Al Jazeera: How and why are they being persecuted? And why aren’t they recognised?
Shortly after Myanmar’s independence from the British in 1948, the Union Citizenship Act was passed, defining which ethnicities could gain citizenship. According to a 2015 report by the International Human Rights Clinic at Yale Law School, the Rohingya were not included. The act, however, did allow those whose families had lived in Myanmar for at least two generations to apply for identity cards.
Rohingya were initially given such identification or even citizenship under the generational provision. During this time, several Rohingya also served in parliament.
After the 1962 military coup in Myanmar, things changed dramatically for the Rohingya. All citizens were required to obtain national registration cards. The Rohingya, however, were only given foreign identity cards, which limited the jobs and educational opportunities they could pursue and obtain.
In 1982, a new citizenship law was passed, which effectively rendered the Rohingya stateless. Under the law, Rohingya were again not recognised as one of the country’s 135 ethnic groups. The law established three levels of citizenship. In order to obtain the most basic level (naturalised citizenship), there must be proof that the person’s family lived in Myanmar prior to 1948, as well as fluency in one of the national languages. Many Rohingya lack such paperwork because it was either unavailable or denied to them.
As a result of the law, their rights to study, work, travel, marry, practice their religion and access health services have been and continue to be restricted. The Rohingya cannot vote and even if they jump through the citizenship test hoops, they have to identify as “naturalised” as opposed to Rohingya, and limits are placed on them entering certain professions like medicine, law or running for office.
Since the 1970s, a number of crackdowns on the Rohingya in Rakhine State have forced hundreds of thousands to flee to neighbouring Bangladesh, as well as Malaysia, Thailand and other Southeast Asian countries. During such crackdowns, refugees have often reported rape, torture, arson and murder by Myanmar security forces.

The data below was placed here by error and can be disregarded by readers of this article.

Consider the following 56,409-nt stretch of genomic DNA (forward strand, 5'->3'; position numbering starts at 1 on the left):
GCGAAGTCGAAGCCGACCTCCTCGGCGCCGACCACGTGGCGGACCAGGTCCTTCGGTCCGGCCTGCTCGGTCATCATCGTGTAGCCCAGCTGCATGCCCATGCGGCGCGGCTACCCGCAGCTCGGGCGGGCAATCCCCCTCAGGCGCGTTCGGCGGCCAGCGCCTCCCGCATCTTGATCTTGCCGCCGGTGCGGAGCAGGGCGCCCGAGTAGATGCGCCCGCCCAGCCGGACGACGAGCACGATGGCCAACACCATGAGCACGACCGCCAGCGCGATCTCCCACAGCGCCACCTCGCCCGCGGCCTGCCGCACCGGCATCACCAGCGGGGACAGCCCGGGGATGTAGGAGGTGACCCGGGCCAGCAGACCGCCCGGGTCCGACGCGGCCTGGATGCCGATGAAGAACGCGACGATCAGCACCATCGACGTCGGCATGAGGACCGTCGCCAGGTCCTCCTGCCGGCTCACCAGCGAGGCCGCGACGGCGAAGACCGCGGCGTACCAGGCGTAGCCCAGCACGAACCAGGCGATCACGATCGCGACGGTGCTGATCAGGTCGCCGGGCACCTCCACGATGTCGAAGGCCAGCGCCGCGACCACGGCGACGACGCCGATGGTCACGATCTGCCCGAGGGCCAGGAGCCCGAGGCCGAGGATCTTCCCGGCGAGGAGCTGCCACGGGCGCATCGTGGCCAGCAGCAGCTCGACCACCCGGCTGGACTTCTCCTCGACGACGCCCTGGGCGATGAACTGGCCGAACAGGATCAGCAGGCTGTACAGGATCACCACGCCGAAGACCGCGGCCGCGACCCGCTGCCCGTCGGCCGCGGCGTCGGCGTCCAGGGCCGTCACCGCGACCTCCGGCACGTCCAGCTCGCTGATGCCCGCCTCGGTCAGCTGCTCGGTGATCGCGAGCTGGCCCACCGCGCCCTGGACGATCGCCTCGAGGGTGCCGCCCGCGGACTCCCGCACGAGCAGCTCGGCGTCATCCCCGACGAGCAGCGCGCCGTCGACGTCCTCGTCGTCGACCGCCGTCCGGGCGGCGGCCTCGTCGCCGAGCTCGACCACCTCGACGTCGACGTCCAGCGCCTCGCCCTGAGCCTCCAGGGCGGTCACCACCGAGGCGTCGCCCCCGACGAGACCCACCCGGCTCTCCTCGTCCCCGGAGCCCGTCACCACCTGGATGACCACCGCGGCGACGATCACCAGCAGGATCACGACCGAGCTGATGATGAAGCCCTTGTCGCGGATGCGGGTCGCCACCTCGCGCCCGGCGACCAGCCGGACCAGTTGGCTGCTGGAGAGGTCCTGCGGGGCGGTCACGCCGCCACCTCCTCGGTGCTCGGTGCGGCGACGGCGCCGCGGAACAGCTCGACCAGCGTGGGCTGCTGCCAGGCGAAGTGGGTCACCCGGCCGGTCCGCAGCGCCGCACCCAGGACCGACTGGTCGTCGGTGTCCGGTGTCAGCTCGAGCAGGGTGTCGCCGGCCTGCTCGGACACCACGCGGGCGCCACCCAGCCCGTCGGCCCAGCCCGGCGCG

After the killings of nine border police in October 2016, troops started pouring into villages in Rakhine State. The government blamed what it called fighters from an armed Rohingya group. The killings led to a security crackdown on villages where Rohingya lived. During the crackdown, government troops were accused of an array of human rights abuses, including extrajudicial killing, rape and arson – allegations the government denied.
In November 2016, a UN official accused the government of carrying out “ethnic cleansing” of the Rohingya. It was not the first time such an accusation has been made.
In April 2013, for example, HRW said Myanmar was conductinga campaign of ethnic cleansing against the Rohingya. The government has consistently denied such accusations.
Most recently, Myanmar’s military has imposed a crackdown on the country’s Rohingya population after police posts and an army base were attacked in late August.
Residents and activists have described scenes of troops firing indiscriminately at unarmed Rohingya men, women and children. The government, however, has said nearly 100 people were killed after armed men from the Arakan Rohingya Salvation Army (ARSA) launched a raid on police outposts in the region.
Since the violence erupted, rights groups have documented fires burning in at least 10 areas of Myanmar’s Rakhine State. More than 300,000 people have fled the violence, with thousands trapped in a no-man’s land between the two countries, according to the UN refugee agency (UNHCR).